Whether they’re creating a manual, the help page on a website, or an annual report, technical writers are always in demand. If a company has a product or service of any kind, and needs to explain it to the public, it needs technical writers.
“If they’re not experts at everything, they still need to be expert technical writers,” says Scott H., president of a marketing and PR agency in Southern California. “This means learning how to do quick but in-depth research. It’s crucial to get up to speed quickly, no matter what you’re writing about.”
Most technical writers are college graduates, sometimes with a major in a technical field, but their degrees are more typically in literature, advertising or journalism. The work environment can be very fast-paced, so a high value is placed on experience in writing, as well as familiarity with the fields being written about.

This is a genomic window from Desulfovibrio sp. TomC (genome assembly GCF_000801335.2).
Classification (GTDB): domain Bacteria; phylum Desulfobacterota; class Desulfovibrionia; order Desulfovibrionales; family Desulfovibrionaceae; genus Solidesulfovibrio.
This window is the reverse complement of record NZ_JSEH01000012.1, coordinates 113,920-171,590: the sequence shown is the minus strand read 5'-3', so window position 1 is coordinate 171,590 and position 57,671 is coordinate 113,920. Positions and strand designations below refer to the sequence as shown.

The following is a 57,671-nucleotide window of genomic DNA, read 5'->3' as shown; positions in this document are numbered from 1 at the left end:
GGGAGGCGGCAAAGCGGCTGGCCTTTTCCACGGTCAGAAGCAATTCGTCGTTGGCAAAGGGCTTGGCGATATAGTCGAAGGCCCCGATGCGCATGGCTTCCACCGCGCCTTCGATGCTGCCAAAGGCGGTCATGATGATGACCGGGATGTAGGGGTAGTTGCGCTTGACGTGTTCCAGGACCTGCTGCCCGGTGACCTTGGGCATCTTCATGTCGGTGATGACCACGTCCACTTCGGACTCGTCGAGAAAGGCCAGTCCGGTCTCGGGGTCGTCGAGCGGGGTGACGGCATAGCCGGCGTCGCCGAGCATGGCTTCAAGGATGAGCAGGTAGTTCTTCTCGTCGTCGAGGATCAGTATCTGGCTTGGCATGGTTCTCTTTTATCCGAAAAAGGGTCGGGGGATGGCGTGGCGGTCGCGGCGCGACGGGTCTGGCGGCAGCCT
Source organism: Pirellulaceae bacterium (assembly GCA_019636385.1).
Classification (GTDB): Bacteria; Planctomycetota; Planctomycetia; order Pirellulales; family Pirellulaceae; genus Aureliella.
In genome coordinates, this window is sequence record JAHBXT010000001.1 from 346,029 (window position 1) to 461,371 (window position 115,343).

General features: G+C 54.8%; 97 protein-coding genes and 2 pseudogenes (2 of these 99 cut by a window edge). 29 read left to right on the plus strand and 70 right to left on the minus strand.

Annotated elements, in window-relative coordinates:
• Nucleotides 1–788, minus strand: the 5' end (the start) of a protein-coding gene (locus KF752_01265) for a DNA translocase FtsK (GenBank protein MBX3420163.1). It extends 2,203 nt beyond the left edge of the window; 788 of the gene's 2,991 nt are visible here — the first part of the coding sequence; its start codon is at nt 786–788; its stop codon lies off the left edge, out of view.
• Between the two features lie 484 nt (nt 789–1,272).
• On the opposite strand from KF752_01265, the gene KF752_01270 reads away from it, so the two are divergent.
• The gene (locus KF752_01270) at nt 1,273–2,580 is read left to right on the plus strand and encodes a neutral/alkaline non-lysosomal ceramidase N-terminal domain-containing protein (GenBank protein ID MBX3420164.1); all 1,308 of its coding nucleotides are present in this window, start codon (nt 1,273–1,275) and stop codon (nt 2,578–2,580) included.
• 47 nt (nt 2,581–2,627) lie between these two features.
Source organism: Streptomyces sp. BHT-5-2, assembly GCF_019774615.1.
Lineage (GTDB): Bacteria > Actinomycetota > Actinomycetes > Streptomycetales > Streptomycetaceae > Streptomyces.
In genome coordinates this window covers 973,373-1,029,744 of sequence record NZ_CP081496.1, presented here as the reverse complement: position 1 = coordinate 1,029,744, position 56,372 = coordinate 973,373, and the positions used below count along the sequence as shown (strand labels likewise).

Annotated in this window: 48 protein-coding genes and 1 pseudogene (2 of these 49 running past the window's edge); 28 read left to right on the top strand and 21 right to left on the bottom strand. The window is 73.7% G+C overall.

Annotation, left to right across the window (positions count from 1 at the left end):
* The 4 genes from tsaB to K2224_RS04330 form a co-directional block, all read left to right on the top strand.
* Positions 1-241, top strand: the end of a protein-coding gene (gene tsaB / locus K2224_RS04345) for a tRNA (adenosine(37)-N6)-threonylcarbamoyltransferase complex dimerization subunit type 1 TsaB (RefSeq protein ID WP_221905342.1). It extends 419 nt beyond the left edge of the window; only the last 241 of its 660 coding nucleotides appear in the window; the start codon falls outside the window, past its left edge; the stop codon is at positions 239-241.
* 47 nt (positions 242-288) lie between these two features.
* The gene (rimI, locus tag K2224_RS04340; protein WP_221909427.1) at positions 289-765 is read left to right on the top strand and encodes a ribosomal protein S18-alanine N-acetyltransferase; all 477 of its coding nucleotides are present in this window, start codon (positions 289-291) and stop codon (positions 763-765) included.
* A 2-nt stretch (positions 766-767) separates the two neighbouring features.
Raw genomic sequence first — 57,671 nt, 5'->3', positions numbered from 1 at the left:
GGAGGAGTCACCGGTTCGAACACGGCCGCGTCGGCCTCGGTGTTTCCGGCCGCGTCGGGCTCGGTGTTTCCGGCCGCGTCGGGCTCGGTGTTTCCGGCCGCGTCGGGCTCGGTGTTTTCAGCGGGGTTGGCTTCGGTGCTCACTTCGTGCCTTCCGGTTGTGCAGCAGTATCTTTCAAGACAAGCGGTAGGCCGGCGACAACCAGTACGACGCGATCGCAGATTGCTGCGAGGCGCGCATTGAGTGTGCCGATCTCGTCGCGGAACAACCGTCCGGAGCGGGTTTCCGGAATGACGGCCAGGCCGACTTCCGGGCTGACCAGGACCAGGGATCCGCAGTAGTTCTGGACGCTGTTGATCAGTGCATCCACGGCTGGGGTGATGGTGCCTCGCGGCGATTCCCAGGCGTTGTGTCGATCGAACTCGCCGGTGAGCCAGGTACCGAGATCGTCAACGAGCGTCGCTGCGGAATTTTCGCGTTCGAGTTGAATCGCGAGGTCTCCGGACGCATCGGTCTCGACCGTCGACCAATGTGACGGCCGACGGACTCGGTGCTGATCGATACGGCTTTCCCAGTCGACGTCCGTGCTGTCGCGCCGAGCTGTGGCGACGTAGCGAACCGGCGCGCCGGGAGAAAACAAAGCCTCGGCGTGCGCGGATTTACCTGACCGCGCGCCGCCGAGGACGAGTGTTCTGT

According to Scott, there is only one operating speed for a full-time writer, “and that’s full speed ahead. You’re never finished, really, since you have so many things going at once. Even when one project is done, there are others at various stages.” A writer at his agency might finish up a news release for one client, be in the middle of writing brochure copy for another, while making yet another set of “final changes” to a radio spot. “There is a lot to juggle,” he says, “and you need to switch gears seamlessly to keep from dropping things.”